Commentary Magazine


Contentions

BBC Poll: Israel Ranks with Iran, North Korea as One of World’s Most Unpopular Countries (Updated)

The bad news? Even the authoritarian police state of China — which is currently imprisoning the latest Nobel Peace Prize laureate — is enjoying a better global reputation than Israel.

The good news? Apparently the poll shows that Israel’s public image has actually improved since 2007. And when Iran and North Korea are barely edging out the Jewish state as the world’s most despised countries, it’s worth acknowledging the small victories:

A poll conducted by the BBC revealed Tuesday that Israel is one of the most negatively viewed countries in the world, ranking at the bottom of the chart along with Iran, North Korea and Pakistan.

In 2011, 22 out of 27 countries leaned toward a negative view of Israel, headed by Egypt, Turkey, and Indonesia. The countries which had the most positive view of Israel were the United States, Russia, Ghana, and China.

In light of Egypt’s uncertain future, it’s troubling (but not surprising) that it has the most negative view of Israel. Also disconcerting is that negative perceptions of Israel have increased in certain Western countries, such as Britain, Canada, and Australia.

The anti-Israel movement is waging an extremely successful PR battle in the West. The reason isn’t because it has the truth on its side — far from it. It’s because it’s become adept at handling a media that is already unsympathetic to Israel. This poll is yet another example of why the Israeli government needs to consider a massive overhaul of its ineffective (nonexistent?) public-relations strategy.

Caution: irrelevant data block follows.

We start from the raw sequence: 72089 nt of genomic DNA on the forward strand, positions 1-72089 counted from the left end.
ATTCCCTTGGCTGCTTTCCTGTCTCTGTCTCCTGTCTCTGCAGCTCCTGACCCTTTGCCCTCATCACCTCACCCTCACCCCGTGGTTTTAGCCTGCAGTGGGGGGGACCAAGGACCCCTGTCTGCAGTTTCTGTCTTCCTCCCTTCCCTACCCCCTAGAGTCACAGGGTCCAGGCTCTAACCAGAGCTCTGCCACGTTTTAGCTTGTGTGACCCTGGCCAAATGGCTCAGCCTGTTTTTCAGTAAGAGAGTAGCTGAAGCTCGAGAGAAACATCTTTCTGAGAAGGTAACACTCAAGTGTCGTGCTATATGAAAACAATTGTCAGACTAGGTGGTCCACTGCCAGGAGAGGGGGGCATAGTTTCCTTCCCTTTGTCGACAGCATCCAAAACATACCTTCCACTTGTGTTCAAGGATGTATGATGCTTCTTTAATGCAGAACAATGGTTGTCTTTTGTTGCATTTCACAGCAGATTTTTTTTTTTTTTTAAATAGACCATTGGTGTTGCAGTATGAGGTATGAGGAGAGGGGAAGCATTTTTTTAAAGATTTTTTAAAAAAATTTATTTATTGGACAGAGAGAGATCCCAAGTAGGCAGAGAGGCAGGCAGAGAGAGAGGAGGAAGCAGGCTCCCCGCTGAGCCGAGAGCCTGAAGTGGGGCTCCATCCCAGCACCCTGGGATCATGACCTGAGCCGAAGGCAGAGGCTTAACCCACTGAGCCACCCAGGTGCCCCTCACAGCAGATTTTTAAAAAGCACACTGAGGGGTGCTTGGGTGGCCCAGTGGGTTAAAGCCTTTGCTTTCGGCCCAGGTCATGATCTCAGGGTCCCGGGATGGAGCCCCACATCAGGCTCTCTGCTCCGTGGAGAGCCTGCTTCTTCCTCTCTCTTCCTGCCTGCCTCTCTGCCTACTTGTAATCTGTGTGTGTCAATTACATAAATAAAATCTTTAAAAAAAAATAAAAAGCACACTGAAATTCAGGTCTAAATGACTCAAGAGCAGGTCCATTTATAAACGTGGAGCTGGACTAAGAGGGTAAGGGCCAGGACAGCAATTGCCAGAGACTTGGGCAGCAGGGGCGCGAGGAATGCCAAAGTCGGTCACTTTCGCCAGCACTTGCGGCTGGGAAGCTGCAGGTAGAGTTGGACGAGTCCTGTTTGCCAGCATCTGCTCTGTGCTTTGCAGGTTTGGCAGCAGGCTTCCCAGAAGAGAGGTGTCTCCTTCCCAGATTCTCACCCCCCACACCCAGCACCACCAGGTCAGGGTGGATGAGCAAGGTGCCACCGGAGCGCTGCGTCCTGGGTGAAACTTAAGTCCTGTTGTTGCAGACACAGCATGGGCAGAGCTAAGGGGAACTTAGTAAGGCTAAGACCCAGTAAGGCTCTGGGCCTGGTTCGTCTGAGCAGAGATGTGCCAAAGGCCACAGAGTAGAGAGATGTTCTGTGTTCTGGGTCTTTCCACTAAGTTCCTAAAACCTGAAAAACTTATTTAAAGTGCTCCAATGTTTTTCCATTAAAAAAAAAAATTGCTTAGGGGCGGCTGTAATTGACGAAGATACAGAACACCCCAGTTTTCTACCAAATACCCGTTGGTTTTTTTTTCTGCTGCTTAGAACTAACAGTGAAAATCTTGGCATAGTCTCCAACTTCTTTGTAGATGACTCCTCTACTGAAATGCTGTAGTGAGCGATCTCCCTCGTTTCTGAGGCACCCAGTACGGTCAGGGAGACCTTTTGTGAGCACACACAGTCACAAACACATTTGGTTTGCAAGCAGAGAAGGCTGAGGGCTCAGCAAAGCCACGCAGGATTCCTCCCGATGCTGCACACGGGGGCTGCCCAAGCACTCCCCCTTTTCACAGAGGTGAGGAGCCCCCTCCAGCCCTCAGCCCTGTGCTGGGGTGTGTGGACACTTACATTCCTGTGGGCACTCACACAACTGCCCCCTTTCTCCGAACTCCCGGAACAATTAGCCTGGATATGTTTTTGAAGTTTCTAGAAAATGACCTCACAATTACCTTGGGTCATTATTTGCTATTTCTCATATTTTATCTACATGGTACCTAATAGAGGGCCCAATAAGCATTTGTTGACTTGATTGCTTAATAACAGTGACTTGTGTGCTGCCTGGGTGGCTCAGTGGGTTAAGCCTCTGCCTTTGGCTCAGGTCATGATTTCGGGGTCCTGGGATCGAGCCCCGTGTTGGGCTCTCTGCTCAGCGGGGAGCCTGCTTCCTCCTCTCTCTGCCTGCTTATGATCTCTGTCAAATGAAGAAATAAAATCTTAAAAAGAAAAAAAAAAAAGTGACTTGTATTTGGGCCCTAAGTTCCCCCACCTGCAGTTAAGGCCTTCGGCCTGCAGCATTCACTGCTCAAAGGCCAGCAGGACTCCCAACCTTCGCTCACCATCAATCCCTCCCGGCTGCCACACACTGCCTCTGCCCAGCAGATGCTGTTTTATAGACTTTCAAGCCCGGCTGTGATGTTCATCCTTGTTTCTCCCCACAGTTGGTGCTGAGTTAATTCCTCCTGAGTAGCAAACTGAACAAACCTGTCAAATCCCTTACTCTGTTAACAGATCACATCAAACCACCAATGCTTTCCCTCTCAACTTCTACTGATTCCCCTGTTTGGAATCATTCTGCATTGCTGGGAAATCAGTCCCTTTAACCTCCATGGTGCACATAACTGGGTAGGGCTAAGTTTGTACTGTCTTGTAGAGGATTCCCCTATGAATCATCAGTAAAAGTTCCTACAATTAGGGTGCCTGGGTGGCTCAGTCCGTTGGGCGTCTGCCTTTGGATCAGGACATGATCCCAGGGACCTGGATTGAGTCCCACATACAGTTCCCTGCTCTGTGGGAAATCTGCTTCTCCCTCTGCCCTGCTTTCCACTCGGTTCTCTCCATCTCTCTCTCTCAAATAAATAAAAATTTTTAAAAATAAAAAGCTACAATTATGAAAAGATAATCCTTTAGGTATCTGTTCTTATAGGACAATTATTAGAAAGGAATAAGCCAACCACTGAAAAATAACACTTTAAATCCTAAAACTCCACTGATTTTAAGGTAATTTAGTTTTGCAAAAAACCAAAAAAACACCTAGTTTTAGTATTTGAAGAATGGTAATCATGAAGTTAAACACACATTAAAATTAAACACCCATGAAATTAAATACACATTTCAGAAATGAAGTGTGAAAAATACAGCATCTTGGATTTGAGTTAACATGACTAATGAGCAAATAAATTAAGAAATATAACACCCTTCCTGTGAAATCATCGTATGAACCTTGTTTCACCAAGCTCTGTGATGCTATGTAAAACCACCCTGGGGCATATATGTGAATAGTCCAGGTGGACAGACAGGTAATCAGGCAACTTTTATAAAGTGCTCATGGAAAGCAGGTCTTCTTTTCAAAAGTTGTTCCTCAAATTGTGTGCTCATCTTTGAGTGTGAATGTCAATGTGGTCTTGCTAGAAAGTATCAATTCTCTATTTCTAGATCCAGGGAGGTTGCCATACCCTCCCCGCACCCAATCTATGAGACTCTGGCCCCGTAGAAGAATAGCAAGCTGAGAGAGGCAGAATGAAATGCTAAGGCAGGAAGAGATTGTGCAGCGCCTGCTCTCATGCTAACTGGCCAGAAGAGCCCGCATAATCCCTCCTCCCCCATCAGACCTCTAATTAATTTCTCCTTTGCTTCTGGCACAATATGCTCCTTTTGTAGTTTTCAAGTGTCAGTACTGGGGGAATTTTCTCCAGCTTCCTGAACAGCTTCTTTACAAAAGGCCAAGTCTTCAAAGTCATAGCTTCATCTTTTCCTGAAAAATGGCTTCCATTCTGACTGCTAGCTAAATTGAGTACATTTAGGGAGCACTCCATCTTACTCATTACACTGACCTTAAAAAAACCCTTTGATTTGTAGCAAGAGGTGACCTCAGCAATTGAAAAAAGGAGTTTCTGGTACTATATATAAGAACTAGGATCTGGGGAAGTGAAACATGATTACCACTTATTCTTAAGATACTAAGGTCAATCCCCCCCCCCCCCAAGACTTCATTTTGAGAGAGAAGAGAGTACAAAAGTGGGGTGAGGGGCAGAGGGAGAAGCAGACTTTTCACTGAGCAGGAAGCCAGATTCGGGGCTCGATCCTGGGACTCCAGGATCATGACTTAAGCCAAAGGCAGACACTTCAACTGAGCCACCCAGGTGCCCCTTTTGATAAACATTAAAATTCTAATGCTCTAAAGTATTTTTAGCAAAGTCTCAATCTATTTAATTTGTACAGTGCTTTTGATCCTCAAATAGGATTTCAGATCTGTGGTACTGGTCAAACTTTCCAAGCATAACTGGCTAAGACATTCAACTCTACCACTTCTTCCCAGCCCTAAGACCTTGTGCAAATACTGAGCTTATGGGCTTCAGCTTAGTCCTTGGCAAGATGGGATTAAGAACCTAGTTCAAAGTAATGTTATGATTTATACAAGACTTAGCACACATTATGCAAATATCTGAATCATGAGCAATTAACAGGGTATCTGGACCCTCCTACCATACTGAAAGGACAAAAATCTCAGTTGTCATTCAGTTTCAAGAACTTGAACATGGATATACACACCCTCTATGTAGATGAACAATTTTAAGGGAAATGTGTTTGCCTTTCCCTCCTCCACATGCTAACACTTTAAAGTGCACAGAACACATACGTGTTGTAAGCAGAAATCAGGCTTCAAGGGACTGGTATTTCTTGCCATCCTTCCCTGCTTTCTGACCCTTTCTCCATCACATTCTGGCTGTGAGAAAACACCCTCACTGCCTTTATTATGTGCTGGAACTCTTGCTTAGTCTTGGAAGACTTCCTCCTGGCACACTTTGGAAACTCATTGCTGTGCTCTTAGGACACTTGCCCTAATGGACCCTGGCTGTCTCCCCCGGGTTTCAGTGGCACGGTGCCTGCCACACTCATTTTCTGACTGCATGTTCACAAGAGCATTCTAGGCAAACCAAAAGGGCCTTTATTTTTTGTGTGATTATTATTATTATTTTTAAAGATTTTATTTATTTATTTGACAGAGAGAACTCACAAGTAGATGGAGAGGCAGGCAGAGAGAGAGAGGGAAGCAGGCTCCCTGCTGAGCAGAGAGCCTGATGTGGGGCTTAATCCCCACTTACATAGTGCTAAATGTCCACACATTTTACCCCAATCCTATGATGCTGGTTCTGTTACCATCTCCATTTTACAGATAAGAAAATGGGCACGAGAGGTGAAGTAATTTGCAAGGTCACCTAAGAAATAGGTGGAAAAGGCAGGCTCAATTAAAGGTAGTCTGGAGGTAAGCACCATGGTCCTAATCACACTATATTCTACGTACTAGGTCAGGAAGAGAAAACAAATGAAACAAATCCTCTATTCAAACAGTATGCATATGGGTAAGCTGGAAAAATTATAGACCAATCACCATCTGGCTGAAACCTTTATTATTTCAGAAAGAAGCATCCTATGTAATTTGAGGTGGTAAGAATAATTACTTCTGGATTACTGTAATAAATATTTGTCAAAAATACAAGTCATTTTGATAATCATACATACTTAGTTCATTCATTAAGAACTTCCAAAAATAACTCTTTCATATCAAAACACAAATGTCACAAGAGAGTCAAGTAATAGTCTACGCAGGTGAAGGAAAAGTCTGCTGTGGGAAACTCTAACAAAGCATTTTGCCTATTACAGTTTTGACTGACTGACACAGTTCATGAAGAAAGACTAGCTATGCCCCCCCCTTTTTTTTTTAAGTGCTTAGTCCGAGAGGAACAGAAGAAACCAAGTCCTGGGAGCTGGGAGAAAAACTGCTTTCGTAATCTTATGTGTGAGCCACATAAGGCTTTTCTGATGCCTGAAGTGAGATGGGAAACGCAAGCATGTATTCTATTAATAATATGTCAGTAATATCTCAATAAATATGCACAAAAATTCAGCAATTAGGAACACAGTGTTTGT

UPDATE: Elder of Ziyon contends that the BBC survey has been unfairly construed as a popularity poll. He points out that the poll didn’t ask people whether they liked Israel, but instead whether they believed the country has had “mainly positive or mainly negative influence in the world.”

But whichever way the poll is interpreted, there’s no legitimate reason for Israel’s ranking to be so low. This isn’t Israel’s fault, of course — it’s the fault of an international community that’s always too quick to turn the Jewish state into a scapegoat. It’s time for Israel to stop holding on to the false notion that if it keeps doing the right things, the world will one day wake up and embrace it. Israel can’t rely on the world to change; it needs to step up and seek these changes itself.